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For the third time in three years, the Harvard men’s hockey team has been invited to the NCAA Championship dance. And this year, meeting a familiar foe at a familiar rink, the Crimson hopes to avoid a fate—first-round defeat—it has grown all too familiar with over the last two post-seasons.
The NCAA Championship brackets were released at 2:30 p.m. yesterday, although Harvard’s place in the NCAAs was assured by Saturday night’s 4-2 win in the Eastern College Athletic Conference (ECAC) Championship over Clarkson. Winning the ECAC Tournament assured Harvard of having one of the six automatic-bids to the 16-team tournament, but the Crimson’s opponent and the regional site at which the team will play was only announced in yesterday’s decision.
Harvard is seeded No. 4 in the East regional and will face-off against the University of Maine Black Bears, the team that knocked Harvard out of the 2002 NCAA Tournament in a 4-3 overtime game. The East regional will take place at the Pepsi Arena in Albany, site of the Crimson’s bid-clinching victory on Saturday night. Maine secured a No. 1 seed and won a 2-1 thriller in triple overtime against UMass in the Hockey East Championship on Saturday, so Friday’s 5 p.m. game will be a matchup between conference champions, the ECAC versus Hockey East.
In addition to the 2002 NCAA Tournament loss, Harvard and Maine matched up during the 2002-2003 season, when the Crimson traveled up to a “neutral” site game in Portland, Maine. Harvard lost that game 4-2, and the bitter memories of that loss, and even more the loss in the 2002 tournament, linger in the minds of Harvard’s players.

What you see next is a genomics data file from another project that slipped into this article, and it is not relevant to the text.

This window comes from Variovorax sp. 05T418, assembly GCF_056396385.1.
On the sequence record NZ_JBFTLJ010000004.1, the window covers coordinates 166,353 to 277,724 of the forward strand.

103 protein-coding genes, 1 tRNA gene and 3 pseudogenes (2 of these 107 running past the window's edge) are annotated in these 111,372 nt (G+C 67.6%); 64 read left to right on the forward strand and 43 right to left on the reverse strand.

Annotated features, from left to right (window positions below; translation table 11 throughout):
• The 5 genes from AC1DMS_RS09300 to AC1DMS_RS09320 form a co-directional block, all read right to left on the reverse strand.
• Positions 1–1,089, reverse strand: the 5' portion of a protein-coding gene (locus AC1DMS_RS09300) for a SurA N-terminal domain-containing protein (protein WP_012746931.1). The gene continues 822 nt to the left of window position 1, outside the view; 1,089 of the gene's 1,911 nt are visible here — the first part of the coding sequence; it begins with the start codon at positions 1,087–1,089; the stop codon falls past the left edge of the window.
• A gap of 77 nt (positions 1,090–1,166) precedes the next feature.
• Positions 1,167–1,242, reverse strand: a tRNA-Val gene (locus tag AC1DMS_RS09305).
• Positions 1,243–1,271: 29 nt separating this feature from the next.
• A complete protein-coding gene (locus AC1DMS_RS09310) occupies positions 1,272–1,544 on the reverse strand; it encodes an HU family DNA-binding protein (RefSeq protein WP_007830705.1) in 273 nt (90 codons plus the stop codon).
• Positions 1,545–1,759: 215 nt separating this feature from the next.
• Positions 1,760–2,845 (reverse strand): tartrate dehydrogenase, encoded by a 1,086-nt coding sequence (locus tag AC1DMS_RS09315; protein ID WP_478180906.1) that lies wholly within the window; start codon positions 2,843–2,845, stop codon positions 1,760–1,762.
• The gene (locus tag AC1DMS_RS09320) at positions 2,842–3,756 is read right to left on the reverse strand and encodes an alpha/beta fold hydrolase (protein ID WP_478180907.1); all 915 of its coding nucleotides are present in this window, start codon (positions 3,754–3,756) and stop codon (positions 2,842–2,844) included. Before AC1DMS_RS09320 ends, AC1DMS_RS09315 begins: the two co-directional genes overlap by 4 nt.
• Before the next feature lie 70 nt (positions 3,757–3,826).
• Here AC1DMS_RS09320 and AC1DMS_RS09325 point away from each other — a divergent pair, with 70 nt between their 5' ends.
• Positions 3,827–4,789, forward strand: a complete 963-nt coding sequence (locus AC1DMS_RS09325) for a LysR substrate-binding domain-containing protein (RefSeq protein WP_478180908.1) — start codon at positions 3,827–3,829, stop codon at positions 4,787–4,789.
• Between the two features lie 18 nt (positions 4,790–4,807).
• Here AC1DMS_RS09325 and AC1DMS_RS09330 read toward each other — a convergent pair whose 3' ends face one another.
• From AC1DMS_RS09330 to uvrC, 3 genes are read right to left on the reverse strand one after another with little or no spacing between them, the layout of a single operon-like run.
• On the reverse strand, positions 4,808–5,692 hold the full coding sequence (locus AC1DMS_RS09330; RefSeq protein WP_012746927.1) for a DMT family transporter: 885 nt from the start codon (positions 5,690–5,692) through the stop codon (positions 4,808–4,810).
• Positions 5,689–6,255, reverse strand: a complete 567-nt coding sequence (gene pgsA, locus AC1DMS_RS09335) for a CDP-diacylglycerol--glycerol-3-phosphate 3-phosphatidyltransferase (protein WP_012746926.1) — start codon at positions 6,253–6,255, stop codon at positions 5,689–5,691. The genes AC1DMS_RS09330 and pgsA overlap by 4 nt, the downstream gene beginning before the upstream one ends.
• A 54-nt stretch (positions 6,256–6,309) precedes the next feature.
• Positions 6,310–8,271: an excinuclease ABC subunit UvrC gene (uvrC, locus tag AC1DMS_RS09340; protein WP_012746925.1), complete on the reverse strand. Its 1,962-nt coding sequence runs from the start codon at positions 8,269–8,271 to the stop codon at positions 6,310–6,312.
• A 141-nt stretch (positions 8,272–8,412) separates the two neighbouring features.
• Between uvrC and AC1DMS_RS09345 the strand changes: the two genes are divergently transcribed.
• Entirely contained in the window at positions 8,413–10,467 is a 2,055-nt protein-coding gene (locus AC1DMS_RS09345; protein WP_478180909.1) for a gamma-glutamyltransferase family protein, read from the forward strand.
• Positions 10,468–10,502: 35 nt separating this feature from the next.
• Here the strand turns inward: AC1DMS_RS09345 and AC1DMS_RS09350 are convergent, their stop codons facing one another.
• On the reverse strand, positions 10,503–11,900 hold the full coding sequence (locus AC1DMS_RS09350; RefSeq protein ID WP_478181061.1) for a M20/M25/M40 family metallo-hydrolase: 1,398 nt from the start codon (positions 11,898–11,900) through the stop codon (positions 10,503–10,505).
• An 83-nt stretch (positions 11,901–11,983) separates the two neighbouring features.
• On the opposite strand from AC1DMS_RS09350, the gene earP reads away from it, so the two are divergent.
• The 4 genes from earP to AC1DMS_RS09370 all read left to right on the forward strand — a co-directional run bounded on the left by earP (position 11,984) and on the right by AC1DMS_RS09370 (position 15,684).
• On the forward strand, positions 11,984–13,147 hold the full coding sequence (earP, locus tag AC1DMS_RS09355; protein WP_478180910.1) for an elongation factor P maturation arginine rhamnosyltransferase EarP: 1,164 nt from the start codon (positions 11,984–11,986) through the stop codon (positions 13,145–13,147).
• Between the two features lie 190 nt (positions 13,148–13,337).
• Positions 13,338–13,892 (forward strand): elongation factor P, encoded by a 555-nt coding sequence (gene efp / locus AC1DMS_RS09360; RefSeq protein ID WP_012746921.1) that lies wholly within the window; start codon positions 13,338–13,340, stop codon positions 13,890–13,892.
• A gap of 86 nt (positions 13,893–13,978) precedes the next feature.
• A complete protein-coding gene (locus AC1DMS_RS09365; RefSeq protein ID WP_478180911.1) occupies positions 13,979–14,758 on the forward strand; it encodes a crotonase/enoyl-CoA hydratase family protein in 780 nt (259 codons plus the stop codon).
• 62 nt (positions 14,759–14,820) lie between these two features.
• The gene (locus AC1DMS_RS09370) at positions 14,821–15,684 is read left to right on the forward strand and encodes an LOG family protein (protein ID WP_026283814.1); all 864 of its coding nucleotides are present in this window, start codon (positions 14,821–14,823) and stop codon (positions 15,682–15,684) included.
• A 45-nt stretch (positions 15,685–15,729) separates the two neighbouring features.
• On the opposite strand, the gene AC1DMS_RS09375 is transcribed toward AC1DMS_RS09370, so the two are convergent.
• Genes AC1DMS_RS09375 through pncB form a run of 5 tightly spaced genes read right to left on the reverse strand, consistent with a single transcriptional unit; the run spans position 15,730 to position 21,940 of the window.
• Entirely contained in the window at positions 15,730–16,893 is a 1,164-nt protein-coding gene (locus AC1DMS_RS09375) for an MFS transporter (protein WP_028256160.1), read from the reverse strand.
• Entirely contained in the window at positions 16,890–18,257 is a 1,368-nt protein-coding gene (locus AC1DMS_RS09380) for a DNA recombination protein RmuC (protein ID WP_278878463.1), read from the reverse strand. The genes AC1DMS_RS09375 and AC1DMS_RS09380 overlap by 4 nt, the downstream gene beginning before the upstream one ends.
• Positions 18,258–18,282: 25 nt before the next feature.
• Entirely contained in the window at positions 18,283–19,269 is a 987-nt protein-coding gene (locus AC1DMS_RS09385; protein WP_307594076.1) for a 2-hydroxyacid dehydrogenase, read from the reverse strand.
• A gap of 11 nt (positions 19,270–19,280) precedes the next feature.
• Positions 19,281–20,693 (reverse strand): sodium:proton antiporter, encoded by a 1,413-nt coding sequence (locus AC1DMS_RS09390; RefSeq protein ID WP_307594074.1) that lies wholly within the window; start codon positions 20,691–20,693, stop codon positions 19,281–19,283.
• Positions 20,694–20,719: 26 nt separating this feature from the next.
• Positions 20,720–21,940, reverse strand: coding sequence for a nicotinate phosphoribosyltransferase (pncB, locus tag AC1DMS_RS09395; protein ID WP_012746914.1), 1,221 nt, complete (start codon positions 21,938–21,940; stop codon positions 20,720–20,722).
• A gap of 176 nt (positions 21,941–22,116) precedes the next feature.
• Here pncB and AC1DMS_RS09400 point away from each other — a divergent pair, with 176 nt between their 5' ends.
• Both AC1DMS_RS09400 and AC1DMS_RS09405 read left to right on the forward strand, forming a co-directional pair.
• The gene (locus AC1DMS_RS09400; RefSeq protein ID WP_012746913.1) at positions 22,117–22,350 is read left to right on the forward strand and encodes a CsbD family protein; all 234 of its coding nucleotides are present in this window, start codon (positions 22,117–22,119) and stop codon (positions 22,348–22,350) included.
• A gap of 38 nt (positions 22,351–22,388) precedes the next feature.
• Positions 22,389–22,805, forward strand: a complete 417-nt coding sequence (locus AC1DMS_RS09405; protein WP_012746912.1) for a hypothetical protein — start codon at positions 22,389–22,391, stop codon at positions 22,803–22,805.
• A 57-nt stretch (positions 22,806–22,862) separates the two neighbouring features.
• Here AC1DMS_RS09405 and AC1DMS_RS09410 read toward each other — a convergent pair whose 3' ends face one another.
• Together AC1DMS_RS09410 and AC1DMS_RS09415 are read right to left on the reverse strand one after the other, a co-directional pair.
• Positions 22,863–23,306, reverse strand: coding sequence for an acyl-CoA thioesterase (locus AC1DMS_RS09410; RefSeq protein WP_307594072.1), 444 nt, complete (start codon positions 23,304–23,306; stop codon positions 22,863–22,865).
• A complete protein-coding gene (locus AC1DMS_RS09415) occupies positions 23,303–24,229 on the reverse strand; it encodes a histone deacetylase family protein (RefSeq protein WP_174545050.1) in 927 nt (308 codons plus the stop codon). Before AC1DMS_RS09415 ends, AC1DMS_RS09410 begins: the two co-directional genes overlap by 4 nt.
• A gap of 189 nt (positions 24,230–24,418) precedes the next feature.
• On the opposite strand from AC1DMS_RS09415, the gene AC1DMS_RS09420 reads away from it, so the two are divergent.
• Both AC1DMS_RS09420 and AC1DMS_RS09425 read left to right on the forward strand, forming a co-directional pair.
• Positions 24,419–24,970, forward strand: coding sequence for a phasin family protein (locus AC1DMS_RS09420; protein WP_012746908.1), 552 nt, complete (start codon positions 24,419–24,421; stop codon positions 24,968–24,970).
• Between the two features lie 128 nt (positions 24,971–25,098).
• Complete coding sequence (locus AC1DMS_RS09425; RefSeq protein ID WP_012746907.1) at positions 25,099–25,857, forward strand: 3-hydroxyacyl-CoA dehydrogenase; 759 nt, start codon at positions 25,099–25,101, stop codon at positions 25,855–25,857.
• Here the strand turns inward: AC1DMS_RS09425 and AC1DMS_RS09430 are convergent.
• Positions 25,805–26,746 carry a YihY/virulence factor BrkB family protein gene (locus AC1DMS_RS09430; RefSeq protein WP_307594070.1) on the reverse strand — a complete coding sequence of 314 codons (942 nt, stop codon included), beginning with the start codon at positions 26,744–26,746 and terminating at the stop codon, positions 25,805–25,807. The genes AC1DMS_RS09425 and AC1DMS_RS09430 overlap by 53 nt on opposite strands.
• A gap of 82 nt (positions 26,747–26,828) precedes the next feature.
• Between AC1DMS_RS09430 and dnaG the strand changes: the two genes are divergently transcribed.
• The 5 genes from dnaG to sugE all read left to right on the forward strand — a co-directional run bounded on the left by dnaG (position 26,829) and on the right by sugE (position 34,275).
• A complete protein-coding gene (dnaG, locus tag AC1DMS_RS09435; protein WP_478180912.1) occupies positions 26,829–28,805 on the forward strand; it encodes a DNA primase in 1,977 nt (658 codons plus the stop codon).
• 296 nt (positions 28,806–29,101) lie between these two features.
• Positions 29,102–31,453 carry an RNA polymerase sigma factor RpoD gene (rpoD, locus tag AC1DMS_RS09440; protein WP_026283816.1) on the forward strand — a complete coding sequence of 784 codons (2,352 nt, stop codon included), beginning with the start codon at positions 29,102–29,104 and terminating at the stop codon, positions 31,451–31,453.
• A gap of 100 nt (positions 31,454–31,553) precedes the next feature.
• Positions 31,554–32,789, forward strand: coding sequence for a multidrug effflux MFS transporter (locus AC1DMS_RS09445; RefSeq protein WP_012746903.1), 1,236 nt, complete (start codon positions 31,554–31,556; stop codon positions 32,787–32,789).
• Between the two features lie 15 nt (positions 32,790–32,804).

“I think we could play [Maine] tomorrow with the adrenaline,” Harvard captain Kenny J. Smith ’04 said. “But it’s good to get a week [to rest].”
“We won the championship, but I’m sure there are things we can work on,” Smith continued. “We’ll use these next couple of days to get ready.”
This week, getting ready will encompass both analyzing videotapes and preparing for Maine, and also an emphasis on continuing to do the things that have helped Harvard get this far.
“We’re obviously playing the best hockey of our year right now, so that’s what we’re going to try to focus on,” goaltender Dov Grumet-Morris ’05 said.
Maine is playing its best hockey of the year as well. Despite an impressive regular season that saw them finish with a 30-7-3 record, Maine finished second behind Boston College in the Hockey East regular season. Maine’s winning streak, which now stands at seven games, equals the Crimson’s current streak. But those numbers mean relatively little now, given the time of year. The NCAA Tournament is, according to Grumet-Morris, “a whole new season”—a season that takes on added importance given the team’s struggles during the regular season.
Predicted in pre-season polls to finish as high as No. 6 in the country, Harvard struggled through its regular season, finishing sixth in the ECAC and was predicted by many to bow out of the conference tournament with a first-round loss. So, despite the unlikely league championship, that much and more was expected in the pre-season. Harvard hockey fans hoped that the Crimson would take the next step—moving from simply qualify and competing in NCAAs—to actually winning some tournament games and challenging for a national title. Those expectation put added emphasis on an already high pressure weekend.
“It’s very important to get a win [this weekend],” said Harvard coach Mark Mazzoleni. “We’re representing the ECAC…and our team is prepared for this challenge.”
—Staff writer Timothy M. McDonald can be reached at email@example.com.
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